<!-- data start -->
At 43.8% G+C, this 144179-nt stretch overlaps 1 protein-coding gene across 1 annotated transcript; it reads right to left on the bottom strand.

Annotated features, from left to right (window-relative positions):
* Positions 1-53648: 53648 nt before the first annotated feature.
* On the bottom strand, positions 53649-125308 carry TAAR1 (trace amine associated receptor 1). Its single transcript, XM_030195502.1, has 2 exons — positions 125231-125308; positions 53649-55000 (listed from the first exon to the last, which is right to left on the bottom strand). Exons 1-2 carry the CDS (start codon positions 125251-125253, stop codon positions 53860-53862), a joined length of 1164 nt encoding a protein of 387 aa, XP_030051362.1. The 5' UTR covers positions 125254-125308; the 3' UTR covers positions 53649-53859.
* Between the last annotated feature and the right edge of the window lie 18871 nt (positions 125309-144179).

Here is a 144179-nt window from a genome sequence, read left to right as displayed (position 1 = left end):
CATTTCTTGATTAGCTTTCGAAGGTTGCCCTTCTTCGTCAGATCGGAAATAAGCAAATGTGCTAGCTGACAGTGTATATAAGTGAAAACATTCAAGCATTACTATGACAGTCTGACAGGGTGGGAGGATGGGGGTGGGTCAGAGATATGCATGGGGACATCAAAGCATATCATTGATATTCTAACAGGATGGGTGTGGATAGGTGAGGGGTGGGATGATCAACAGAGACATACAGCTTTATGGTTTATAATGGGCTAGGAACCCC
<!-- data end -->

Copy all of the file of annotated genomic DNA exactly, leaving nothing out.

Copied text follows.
At 43.8% G+C, this 144179-nt stretch overlaps 1 protein-coding gene across 1 annotated transcript; it reads right to left on the bottom strand.

Annotated features, from left to right (window-relative positions):
* Positions 1-53648: 53648 nt before the first annotated feature.
* On the bottom strand, positions 53649-125308 carry TAAR1 (trace amine associated receptor 1). Its single transcript, XM_030195502.1, has 2 exons — positions 125231-125308; positions 53649-55000 (listed from the first exon to the last, which is right to left on the bottom strand). Exons 1-2 carry the CDS (start codon positions 125251-125253, stop codon positions 53860-53862), a joined length of 1164 nt encoding a protein of 387 aa, XP_030051362.1. The 5' UTR covers positions 125254-125308; the 3' UTR covers positions 53649-53859.
* Between the last annotated feature and the right edge of the window lie 18871 nt (positions 125309-144179).

Here is a 144179-nt window from a genome sequence, read left to right as displayed (position 1 = left end):
CATTTCTTGATTAGCTTTCGAAGGTTGCCCTTCTTCGTCAGATCGGAAATAAGCAAATGTGCTAGCTGACAGTGTATATAAGTGAAAACATTCAAGCATTACTATGACAGTCTGACAGGGTGGGAGGATGGGGGTGGGTCAGAGATATGCATGGGGACATCAAAGCATATCATTGATATTCTAACAGGATGGGTGTGGATAGGTGAGGGGTGGGATGATCAACAGAGACATACAGCTTTATGGTTTATAATGGGCTAGGAACCCC